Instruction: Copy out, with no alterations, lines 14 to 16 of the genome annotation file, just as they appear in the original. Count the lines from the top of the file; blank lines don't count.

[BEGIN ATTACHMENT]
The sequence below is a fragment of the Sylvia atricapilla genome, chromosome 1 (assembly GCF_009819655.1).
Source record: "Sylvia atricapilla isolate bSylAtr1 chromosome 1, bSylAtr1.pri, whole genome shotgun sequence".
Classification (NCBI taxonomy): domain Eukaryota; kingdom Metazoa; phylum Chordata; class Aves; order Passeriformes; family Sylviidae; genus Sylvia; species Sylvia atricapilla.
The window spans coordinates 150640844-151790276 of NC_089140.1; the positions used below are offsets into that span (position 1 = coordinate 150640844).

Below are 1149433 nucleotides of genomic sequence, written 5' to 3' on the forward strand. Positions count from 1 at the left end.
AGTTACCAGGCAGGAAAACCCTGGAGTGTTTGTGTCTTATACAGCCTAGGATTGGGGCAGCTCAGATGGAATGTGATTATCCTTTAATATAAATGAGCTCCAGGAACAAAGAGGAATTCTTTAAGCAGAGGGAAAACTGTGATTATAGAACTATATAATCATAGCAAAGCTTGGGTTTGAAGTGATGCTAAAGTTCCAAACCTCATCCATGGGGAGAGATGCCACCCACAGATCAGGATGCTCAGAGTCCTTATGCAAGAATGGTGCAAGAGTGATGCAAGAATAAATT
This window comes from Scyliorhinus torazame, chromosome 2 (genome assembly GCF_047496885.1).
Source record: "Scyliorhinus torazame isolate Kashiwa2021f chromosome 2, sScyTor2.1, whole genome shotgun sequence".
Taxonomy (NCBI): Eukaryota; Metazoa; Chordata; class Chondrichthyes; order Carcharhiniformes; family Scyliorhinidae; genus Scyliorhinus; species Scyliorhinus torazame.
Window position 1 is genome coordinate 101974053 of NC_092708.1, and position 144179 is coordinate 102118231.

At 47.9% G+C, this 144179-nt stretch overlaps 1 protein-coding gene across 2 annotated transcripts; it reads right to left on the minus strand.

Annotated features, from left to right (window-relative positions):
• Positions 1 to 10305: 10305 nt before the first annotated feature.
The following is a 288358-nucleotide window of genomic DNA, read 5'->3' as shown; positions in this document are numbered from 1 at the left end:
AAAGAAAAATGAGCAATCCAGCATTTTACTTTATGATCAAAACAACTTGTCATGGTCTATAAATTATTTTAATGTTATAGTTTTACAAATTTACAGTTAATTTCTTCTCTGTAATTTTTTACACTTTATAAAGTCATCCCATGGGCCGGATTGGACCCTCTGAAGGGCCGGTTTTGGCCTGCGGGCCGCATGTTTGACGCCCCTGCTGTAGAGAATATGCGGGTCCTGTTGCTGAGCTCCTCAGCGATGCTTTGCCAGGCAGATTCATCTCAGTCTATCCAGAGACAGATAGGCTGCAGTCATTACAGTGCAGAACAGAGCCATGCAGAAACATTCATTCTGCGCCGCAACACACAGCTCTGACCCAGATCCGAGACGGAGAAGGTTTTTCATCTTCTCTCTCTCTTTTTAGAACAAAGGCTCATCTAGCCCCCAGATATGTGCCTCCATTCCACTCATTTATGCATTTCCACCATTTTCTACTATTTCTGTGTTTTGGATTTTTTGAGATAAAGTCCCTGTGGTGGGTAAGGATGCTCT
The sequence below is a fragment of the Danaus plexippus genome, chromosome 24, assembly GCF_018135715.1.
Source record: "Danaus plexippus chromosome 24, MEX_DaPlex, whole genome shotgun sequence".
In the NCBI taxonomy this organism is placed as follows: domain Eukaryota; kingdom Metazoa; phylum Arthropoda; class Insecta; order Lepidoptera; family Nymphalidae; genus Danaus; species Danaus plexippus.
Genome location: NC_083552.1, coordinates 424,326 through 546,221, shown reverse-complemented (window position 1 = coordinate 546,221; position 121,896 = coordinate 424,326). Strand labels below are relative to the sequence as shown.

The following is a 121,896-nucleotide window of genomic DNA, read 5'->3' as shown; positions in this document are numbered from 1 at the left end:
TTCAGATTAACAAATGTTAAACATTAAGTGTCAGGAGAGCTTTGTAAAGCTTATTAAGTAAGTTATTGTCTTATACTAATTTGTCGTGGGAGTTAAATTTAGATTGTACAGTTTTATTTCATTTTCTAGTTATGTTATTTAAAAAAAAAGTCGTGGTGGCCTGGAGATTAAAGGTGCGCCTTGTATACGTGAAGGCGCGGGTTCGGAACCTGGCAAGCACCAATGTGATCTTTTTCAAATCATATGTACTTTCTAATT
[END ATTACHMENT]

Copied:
The following is a 288358-nucleotide window of genomic DNA, read 5'->3' as shown; positions in this document are numbered from 1 at the left end:
AAAGAAAAATGAGCAATCCAGCATTTTACTTTATGATCAAAACAACTTGTCATGGTCTATAAATTATTTTAATGTTATAGTTTTACAAATTTACAGTTAATTTCTTCTCTGTAATTTTTTACACTTTATAAAGTCATCCCATGGGCCGGATTGGACCCTCTGAAGGGCCGGTTTTGGCCTGCGGGCCGCATGTTTGACGCCCCTGCTGTAGAGAATATGCGGGTCCTGTTGCTGAGCTCCTCAGCGATGCTTTGCCAGGCAGATTCATCTCAGTCTATCCAGAGACAGATAGGCTGCAGTCATTACAGTGCAGAACAGAGCCATGCAGAAACATTCATTCTGCGCCGCAACACACAGCTCTGACCCAGATCCGAGACGGAGAAGGTTTTTCATCTTCTCTCTCTCTTTTTAGAACAAAGGCTCATCTAGCCCCCAGATATGTGCCTCCATTCCACTCATTTATGCATTTCCACCATTTTCTACTATTTCTGTGTTTTGGATTTTTTGAGATAAAGTCCCTGTGGTGGGTAAGGATGCTCT
The sequence below is a fragment of the Danaus plexippus genome, chromosome 24, assembly GCF_018135715.1.